What You Need to Know about CNM in Labrador Retrievers

Mar 26, 2020 | Pets & Vets

What You Need to Know about CNM in Labrador Retrievers

Every year since 1991, the Labrador Retriever has been recognized as the most popular dog breed in America. This delightful breed’s nearly-unfailing friendliness to all humans big and small, even temperament, prowess when hunting, and overall charm explains why they are so beloved. If you start throwing a Lab a tennis ball, be prepared for them to outlast you in play! Like other breeds, Labs may be susceptible to certain genetic diseases and it’s the breeder or owner’s responsibility to ensure DNA testing is performed to prevent passing along genetic mutations to future generations. One of those important tests is for Centronuclear Myopathy (CNM). Here’s what you need to know about CNM in Labrador Retrievers.

What is Centronuclear Myopathy in Dogs?

CNM is a hereditary disease in which a genetic mutation is passed from parent to pup. Signs of the disease generally become apparent in young dogs that are 2-5 months of age. In affected dogs, the condition presents as loss of muscle tone and control and is not unlike the condition in humans called muscular dystrophy. It is an autosomal recessive disorder and affects both male and female dogs. A Lab will present symptoms if two copies of the mutation are present.

What are the Symptoms of CNM?

  • Exercise intolerance
  • Awkward gait
  • Difficulty eating
  • Low muscle tone
  • Muscle tremors and collapse
  • Muscular atrophy
  • Abnormally-low head and neck posture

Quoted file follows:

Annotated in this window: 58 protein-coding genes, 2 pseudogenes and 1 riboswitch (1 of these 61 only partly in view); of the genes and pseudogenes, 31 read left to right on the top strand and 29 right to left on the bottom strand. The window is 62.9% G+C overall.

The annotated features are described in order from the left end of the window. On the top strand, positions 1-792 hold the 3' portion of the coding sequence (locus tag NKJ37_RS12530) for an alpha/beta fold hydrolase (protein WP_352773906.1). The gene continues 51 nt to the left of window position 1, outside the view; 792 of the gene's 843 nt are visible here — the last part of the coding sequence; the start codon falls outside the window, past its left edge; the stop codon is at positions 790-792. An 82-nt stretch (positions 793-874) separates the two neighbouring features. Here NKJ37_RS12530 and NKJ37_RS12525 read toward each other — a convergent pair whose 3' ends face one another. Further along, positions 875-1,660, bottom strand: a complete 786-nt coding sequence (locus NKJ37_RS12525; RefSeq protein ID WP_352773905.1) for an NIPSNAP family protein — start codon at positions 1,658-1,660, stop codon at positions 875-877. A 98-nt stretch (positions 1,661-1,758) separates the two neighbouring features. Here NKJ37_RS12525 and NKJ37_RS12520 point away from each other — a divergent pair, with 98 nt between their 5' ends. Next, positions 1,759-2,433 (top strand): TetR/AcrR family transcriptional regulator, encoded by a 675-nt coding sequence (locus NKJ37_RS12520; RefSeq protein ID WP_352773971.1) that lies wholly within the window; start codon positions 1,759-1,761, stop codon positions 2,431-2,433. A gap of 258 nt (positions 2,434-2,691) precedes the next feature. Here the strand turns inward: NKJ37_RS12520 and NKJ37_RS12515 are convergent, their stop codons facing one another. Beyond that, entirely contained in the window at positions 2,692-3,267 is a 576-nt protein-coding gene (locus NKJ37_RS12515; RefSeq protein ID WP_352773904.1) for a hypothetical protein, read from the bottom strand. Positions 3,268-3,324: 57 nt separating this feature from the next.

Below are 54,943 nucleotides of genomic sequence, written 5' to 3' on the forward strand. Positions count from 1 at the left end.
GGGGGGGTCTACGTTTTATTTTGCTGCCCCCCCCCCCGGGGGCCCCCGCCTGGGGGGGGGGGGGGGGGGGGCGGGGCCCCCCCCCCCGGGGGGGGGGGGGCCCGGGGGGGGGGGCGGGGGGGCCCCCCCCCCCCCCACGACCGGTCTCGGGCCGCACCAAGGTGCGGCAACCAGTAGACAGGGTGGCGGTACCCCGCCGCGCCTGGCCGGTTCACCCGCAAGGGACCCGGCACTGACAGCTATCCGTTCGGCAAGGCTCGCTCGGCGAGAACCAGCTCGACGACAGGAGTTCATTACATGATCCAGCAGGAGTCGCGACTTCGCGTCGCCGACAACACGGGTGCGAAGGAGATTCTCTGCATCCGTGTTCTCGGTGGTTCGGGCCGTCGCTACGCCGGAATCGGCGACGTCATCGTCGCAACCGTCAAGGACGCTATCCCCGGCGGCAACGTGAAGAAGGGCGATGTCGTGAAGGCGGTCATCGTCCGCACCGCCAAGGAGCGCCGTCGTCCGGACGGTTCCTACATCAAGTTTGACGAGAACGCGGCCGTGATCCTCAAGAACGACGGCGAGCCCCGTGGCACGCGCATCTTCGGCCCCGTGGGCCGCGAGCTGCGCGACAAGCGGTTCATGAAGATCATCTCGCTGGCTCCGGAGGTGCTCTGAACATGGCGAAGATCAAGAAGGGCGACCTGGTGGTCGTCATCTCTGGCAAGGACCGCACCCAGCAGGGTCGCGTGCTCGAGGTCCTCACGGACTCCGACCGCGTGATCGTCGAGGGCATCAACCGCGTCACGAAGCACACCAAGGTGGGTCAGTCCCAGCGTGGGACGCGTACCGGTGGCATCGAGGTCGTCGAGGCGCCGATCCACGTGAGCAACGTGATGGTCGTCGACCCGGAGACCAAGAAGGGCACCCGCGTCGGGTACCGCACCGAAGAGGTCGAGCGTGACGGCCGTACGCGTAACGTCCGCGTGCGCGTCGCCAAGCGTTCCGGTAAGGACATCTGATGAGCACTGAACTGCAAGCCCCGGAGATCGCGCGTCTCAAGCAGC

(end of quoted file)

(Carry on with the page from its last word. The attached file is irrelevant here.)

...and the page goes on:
CNM is not a fatal condition and affected dogs can experience varying degrees of symptom severity. But affected Labradors require extra TLC—under the direction of a veterinarian—as the disease worsens since they have such a difficult time getting around. The progression of the disease stabilizes at about one year of age.




Which Dog Breeds are Affected by CNM?

  • Labrador Retriever

Can CNM be Prevented?

CNM cannot be prevented in Labradors who inherit two copies of the mutation from their parents.  If you are a breeder, you can do your part in mitigating the effects of CNM on the gene pool by removing dogs with one or two copies of the mutation from breeding consideration.

Is Your Dog at Risk? A Dog DNA Test for CNM Can Tell You

There are 3 possible genotypes reported for CNM by our state-of-the art laboratory:

CLEAR: those having 2 copies of the normal allele and appear to be normal

CARRIER: those having 1 copy of the normal allele and 1 copy of the HNPK mutation but appear to be normal

AT RISK: those having 2 copies of the CNM mutation and will likely show clinical signs

What is the Treatment for CNM?

There is no known cure and owners should consult with their veterinarian on how to best keep their affected Labrador as comfortable as possible. A very real danger for affected dogs is asphyxiation—especially during eating—since muscles are so weak and head position is low. To prevent this problem, many owners hand-feed their Labrador or provide an elevated food dish.

The Tip of the Tail

If you breed or own Labrador Retrievers, be sure to complete a comprehensive array of DNA testing—including CNM—to ensure your animal is not at risk of carrying the mutation(s) for genetically-inherited diseases. CNM is a heartbreaking disease, but it’s best to know upfront if your four-legged friend a candidate for breeding or if he/she  is going to need a little extra help in life.

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